Suspect in Tatamagouche homicide remains in hospital as court process begins
Ernie (Junior) Ross Duggan, 49, accused of 1st-degree murder in death of Susie Butlin, 58
The man charged with first-degree murder in the death of 58-year-old Susie Butlin at a home near Tatamagouche, N.S., remained in a hospital bed Thursday as his case was brought before Nova Scotia provincial court in Truro.
Ernie (Junior) Ross Duggan, 49, has been in hospital since he was shot by police early Monday morning at a cemetery several hours after Butlin's body was discovered in a home on Clarks Road in Bayhead.
Duggan is also charged with attempted murder for allegedly firing at police.
Crown prosecutor Alison Brown told court she expects Duggan to be released from hospital soon. He will then be transferred to jail. If he wants bail, Duggan will have to appear before a Nova Scotia Supreme Court judge.
Brown wouldn't say whether the Crown will oppose Duggan's release.
"We're at the very early stages. We have to review what evidence we have thus far," she said. "Look at any proposed plan of release, so I can't comment on that at this time."
Duggan's lawyer, Pat Atherton, appeared via videolink for Thursday's brief court appearance. The Halifax-based defence lawyer said he has yet to receive instructions from his client and asked for the matter to be postponed. The case will return to provincial court on Oct. 3.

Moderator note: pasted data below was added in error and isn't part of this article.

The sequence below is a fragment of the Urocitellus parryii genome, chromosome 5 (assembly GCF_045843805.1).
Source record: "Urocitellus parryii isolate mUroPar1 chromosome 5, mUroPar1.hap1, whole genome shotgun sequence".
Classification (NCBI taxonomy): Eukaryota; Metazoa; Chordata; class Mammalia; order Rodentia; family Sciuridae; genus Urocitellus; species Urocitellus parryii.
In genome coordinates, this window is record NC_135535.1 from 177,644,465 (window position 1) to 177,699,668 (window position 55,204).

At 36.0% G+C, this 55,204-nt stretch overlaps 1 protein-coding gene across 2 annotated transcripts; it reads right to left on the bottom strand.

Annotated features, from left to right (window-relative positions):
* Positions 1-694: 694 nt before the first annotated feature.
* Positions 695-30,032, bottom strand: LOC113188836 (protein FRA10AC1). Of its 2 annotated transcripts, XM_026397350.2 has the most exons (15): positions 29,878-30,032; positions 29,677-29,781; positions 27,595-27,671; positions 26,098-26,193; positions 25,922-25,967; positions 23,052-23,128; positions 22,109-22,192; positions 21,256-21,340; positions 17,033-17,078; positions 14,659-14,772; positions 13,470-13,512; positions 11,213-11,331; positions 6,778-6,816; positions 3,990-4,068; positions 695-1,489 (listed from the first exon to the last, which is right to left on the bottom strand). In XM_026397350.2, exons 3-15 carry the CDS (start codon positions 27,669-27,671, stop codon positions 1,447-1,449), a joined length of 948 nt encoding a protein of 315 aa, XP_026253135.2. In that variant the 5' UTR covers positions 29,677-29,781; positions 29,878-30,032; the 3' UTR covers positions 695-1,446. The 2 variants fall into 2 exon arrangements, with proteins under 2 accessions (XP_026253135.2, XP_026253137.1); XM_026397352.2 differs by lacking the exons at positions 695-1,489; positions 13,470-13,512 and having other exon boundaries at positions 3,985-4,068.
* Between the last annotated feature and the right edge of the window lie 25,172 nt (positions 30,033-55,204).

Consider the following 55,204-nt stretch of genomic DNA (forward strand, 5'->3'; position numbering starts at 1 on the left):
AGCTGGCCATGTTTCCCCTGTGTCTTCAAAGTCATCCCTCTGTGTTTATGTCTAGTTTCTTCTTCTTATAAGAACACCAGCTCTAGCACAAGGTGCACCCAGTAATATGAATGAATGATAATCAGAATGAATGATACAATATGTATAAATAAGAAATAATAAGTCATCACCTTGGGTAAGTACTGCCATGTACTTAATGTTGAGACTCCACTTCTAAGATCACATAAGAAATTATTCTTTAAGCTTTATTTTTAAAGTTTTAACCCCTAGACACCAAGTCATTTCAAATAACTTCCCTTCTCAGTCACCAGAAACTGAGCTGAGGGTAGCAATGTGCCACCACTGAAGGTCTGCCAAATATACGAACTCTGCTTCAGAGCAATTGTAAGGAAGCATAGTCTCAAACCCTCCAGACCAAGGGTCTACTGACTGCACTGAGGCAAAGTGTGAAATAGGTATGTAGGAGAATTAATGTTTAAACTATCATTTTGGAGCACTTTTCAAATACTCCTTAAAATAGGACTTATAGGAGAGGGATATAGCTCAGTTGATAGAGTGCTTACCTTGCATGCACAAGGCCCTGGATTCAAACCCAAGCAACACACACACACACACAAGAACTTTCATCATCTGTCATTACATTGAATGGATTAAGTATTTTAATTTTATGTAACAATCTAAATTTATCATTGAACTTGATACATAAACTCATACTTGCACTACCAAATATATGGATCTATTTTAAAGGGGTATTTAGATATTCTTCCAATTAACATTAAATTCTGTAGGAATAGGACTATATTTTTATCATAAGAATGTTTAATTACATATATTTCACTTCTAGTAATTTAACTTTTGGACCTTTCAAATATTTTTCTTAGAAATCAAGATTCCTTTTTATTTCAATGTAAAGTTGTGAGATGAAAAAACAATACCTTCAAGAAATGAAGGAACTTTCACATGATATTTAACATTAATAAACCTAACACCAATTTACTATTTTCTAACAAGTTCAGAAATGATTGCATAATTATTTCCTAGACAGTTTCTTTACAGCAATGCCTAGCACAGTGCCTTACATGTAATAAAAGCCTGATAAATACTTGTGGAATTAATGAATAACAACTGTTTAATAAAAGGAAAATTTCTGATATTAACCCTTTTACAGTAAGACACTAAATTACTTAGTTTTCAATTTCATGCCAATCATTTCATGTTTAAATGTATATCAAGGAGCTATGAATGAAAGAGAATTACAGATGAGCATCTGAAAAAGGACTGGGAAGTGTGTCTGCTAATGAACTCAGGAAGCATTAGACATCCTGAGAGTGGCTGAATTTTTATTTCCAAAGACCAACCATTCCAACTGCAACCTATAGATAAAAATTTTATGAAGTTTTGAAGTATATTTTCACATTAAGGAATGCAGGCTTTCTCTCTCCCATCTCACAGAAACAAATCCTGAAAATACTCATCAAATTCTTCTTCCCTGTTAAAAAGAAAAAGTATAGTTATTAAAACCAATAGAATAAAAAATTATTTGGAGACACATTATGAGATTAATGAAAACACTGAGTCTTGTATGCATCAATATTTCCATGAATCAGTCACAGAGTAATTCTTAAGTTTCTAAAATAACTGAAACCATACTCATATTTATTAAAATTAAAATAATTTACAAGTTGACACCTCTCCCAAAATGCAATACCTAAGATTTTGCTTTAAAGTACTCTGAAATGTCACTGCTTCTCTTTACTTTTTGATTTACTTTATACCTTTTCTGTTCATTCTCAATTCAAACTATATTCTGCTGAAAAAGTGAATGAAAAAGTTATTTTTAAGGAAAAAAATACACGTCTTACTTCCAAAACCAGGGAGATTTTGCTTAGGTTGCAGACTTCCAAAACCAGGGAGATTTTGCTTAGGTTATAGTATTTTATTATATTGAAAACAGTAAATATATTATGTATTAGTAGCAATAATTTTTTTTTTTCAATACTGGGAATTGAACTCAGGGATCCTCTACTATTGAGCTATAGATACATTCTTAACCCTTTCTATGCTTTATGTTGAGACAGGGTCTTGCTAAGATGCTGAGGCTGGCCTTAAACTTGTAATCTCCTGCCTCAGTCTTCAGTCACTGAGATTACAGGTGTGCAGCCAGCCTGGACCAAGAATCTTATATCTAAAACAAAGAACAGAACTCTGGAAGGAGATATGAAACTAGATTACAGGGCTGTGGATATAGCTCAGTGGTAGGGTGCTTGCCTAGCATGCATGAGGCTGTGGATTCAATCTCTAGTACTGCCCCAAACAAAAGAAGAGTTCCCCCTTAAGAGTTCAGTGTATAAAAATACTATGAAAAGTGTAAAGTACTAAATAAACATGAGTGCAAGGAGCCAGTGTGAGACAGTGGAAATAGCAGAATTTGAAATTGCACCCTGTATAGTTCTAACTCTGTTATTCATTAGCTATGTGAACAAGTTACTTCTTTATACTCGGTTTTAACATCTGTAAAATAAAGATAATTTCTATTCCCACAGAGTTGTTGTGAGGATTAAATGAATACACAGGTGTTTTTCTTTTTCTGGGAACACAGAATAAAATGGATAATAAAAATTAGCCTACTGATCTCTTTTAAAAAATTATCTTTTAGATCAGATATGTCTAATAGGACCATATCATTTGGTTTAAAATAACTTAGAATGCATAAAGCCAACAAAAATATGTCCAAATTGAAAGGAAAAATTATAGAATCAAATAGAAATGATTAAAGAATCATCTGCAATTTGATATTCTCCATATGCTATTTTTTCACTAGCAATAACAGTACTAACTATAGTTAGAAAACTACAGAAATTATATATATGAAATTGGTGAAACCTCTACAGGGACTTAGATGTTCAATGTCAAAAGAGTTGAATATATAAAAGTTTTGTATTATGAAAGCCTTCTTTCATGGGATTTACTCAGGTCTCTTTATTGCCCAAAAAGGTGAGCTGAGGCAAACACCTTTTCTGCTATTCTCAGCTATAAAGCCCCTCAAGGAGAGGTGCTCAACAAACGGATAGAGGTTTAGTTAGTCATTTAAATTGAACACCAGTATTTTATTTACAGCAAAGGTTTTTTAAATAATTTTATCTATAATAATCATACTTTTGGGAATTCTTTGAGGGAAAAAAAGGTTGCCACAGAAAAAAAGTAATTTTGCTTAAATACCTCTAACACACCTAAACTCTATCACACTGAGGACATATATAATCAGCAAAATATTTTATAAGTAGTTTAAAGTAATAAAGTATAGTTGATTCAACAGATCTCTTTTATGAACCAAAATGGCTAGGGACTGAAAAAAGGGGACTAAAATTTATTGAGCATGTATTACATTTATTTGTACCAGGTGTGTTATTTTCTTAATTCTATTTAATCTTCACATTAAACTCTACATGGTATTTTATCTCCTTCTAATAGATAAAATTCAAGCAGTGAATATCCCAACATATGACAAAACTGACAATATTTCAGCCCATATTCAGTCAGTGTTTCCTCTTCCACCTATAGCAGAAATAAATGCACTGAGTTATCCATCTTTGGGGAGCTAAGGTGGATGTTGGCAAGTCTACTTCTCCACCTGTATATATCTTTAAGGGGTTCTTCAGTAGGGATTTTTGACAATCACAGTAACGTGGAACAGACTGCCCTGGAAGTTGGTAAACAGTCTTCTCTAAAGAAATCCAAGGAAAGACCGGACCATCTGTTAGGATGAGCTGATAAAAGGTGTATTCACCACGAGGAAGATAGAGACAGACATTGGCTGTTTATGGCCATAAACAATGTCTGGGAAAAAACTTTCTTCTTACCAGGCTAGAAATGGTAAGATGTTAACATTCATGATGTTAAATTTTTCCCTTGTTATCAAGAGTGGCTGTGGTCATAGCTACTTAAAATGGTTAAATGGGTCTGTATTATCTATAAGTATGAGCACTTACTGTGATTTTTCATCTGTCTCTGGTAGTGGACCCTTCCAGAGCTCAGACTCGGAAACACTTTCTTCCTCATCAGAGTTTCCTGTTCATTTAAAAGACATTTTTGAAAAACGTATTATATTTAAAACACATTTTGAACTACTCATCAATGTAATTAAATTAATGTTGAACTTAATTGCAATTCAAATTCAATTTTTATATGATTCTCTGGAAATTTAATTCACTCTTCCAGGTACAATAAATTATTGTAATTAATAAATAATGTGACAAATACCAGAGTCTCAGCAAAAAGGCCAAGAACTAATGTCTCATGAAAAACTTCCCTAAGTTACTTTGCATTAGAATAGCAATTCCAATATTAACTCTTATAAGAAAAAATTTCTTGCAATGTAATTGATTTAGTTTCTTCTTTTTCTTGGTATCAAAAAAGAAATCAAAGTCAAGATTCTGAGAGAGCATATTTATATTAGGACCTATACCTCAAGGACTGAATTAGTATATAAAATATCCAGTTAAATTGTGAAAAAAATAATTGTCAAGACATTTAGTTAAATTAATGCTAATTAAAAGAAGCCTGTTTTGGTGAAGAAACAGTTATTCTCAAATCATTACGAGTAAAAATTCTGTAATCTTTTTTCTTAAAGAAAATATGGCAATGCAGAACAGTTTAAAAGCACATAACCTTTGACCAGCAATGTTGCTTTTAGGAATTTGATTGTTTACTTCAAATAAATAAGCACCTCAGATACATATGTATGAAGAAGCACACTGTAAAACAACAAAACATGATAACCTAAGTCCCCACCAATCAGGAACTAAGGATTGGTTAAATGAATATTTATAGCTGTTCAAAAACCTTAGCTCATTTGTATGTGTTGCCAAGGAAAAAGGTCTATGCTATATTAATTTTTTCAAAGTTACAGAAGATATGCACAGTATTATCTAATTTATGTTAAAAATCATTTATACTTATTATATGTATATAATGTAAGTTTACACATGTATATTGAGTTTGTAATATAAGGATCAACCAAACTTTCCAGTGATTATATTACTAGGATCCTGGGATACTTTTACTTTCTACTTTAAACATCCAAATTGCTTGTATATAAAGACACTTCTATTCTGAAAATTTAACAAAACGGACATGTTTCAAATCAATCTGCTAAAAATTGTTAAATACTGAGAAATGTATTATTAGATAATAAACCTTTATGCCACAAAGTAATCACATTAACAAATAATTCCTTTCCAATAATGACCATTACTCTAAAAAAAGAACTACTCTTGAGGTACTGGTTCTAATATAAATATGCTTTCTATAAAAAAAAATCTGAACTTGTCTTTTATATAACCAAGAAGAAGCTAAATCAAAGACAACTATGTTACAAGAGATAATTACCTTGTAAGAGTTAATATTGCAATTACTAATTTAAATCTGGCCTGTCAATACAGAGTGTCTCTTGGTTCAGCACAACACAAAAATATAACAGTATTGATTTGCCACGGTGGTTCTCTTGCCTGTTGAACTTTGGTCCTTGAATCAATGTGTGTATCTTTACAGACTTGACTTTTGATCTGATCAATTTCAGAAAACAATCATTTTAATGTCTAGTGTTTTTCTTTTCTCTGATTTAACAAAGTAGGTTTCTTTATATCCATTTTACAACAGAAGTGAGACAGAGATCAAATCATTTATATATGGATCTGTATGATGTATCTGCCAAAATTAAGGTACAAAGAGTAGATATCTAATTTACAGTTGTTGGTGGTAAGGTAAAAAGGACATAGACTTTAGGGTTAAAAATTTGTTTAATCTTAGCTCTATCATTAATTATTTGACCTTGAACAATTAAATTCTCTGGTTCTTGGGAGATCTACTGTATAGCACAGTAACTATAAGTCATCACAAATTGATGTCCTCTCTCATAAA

Butlin and Duggan were neighbours. She was in the process of obtaining a peace bond against him when she was killed, and had alleged he had sexually assaulted her and vandalized her swimming pool.
"I think we need peace bonds but peace bonds are not a protection unless somebody is going to abide by them and respect them," Lucille Harper, executive director of the Antigonish Women's Resource Centre, said in an interview.
"So in situations where there may be mental health issues or there are other situations that interfere with somebody's ability to be thinking clearly, often they do not respect the law and the peace bond's not useful."
Harper said once Butlin's case has been dealt with by the courts, there needs to be a conversation about the level of services available to women in rural areas who feel threatened and are looking for protection.
"Certainly, I don't think anyone will argue that we need to make some improvements in our justice system and particularly in the ability to respond in a timely manner to protect and to address issues of violence."
Harper said every time there's a case like Butlin's, it sends ripples through a community. Regardless of the outcome of the court case, the matter needs to be discussed further, she said.
"Whether he's found guilty or not, there's a woman who's dead. And so that broader conversation absolutely needs to happen."